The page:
The Brett Kimberlin Saga:

Follow this link to my BLOCKBUSTER STORY of how Brett Kimberlin, a convicted terrorist and perjurer, attempted to frame me for a crime, and then got me arrested for blogging when I exposed that misconduct to the world. That sounds like an incredible claim, but I provide primary documents and video evidence proving that he did this. And if you are moved by this story to provide a little help to myself and other victims of Mr. Kimberlin’s intimidation, such as Robert Stacy McCain, you can donate at the PayPal buttons on the right. And I thank everyone who has done so, and will do so.

Wednesday, November 26, 2014

Reading the Darren Wilson Transcript (Part 1): Setting the Stage

This is a series of posts where I plan to go through all 4799 pages of transcripts before the Grand Jury in the Darren Wilson case, in order to figure out 1) should he have been indicted, and 2) is he guilty.  Some background.  This is the post introducing the series and giving you many images that have been released.  This earlier piece on Zimmerman also gives you a good primer on the law of self-defense in general, at least in Florida, while this piece discusses how Missouri law deals with self-defense and the unique right of a cop to use force to stop a fleeing suspect (in some cases), and this piece discusses (albeit briefly) the standard for indictment.  I am not going to explain these points of  law twice, so if you are confused, go back and read those.

This post will be updated to link to other posts in the series without notation that it has been changed.

So we are starting at the beginning.  Since I am working off the version of the transcript I created, I might as well embed it for you in this post, below the fold.

If you happen to want to follow along, or just check my work, I will give you the citation by the internal citation of the transcripts (because in fact it is not one transcript but many), and also by giving you the page number in the pdf.

It starts off with Bob McCulloch from the prosecuting attorney’s office giving a pretty standard introduction to the Grand Jury.  You can sense he is reciting, but it seems to come from the fact he has done this many times, not because he had a script he wrote for this particular case.  It is worth noting that he alludes to the fact that the Grand Jury had already heard several other cases.  He predicts they won’t see much of him—he says it will probably be the last time they will see him.  Instead two of his subordinates are handing this: Kathi Alizadeh and Shelia Whirley.  Alizadeh is the on-call prosecutor for all homicides and apparently got the call about the Wilson case within minutes of the police department finding out.  Meanwhile Ms. Whirley was the lawyer herding the Grand Jury that term.  They knew there was a federal investigation, and they would be sharing information with the feds.  I read that as meaning that the Grand Jury will participate in that sharing.  But they are still independent investigations, looking into whether different laws were violated.  And he predicts that this sharing will slow down the process.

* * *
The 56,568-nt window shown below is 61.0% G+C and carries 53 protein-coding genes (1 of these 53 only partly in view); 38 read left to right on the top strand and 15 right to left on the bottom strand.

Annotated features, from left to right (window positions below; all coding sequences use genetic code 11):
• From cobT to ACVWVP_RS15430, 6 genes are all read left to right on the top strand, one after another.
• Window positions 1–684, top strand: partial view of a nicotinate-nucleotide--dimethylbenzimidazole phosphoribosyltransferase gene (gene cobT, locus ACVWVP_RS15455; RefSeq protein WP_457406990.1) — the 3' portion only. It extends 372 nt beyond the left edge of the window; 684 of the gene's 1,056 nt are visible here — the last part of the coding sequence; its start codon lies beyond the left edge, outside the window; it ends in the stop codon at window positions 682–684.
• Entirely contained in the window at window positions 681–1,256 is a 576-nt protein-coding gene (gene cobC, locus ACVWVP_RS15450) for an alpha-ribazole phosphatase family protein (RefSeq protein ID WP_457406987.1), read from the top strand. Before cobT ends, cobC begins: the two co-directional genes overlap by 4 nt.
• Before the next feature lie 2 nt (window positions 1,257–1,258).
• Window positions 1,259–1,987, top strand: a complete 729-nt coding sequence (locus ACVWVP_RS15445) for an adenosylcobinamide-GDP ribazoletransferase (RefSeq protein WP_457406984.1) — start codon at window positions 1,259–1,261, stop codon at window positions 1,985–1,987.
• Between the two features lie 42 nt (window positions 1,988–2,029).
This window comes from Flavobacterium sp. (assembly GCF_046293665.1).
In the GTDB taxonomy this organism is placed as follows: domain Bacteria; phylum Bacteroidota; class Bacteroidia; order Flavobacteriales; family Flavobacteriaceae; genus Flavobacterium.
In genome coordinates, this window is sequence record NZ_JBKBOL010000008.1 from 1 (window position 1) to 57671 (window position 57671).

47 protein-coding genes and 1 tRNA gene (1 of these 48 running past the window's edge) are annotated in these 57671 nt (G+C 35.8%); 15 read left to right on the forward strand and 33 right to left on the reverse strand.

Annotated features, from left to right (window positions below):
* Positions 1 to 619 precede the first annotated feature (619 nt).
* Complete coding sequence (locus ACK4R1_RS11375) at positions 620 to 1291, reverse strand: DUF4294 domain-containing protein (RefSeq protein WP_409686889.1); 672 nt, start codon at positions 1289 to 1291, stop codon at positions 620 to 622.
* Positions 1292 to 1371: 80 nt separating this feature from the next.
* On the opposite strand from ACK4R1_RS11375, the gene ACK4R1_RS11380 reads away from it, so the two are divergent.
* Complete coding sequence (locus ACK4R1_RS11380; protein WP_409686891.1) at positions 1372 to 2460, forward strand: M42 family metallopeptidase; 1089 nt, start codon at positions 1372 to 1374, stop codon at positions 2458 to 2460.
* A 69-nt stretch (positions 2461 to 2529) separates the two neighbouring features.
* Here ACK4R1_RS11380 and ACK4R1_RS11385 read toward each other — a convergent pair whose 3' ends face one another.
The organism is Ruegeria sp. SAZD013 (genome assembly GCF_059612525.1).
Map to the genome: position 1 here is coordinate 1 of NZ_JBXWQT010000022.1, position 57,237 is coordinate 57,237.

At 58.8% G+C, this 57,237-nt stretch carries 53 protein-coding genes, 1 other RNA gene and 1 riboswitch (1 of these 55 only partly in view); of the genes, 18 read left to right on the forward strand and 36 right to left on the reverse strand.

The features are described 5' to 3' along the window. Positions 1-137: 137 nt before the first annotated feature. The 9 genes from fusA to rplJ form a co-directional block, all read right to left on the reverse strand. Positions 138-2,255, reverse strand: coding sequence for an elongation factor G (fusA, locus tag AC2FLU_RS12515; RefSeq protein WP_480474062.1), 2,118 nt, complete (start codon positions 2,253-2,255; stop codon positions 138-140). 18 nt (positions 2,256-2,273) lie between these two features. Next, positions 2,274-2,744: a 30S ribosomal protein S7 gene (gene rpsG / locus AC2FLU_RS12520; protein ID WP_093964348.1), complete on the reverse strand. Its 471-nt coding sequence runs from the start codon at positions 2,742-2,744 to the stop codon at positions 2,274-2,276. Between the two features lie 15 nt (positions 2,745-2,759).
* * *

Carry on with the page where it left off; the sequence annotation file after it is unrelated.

He informs them that they can ask witnesses their own questions, and indeed presents it as something they already know.  In other words, he is saying it for the record, not because he needs to impart any information.  He also talks about the ability to recall witnesses.  This is consistent with my understanding that the jurors can summon their own witnesses.  And he went through much of the mechanics, as did Ms. Alizadeh.

Anonymous “Medical Legal Investigator:” Finally on page 24 of the pdf, (Vol. 1, p. 24), we get to the first witness.  The first is a medical examiner, whose name has evidently been redacted.  But you know his job and he says he has been at it for 25 years.  He didn’t impress me with his training, but his role is limited:

We are the eyes and ears of our pathologist. The person who is conducting the autopsy. They don't go to the scenes, we go to the scenes for them.

(Vol 1, p. 28; pdf p. 28).  He is not the one who makes the call on what the cause of death is, but he looks for inconsistencies between the responding officer’s version of events and the body.  This next part gets to one of the parts that is increasingly controversial:

Q Okay. And let's talk specifically about the case involving the shooting of Michael Brown. Did you take photographs?

A No, ma'am.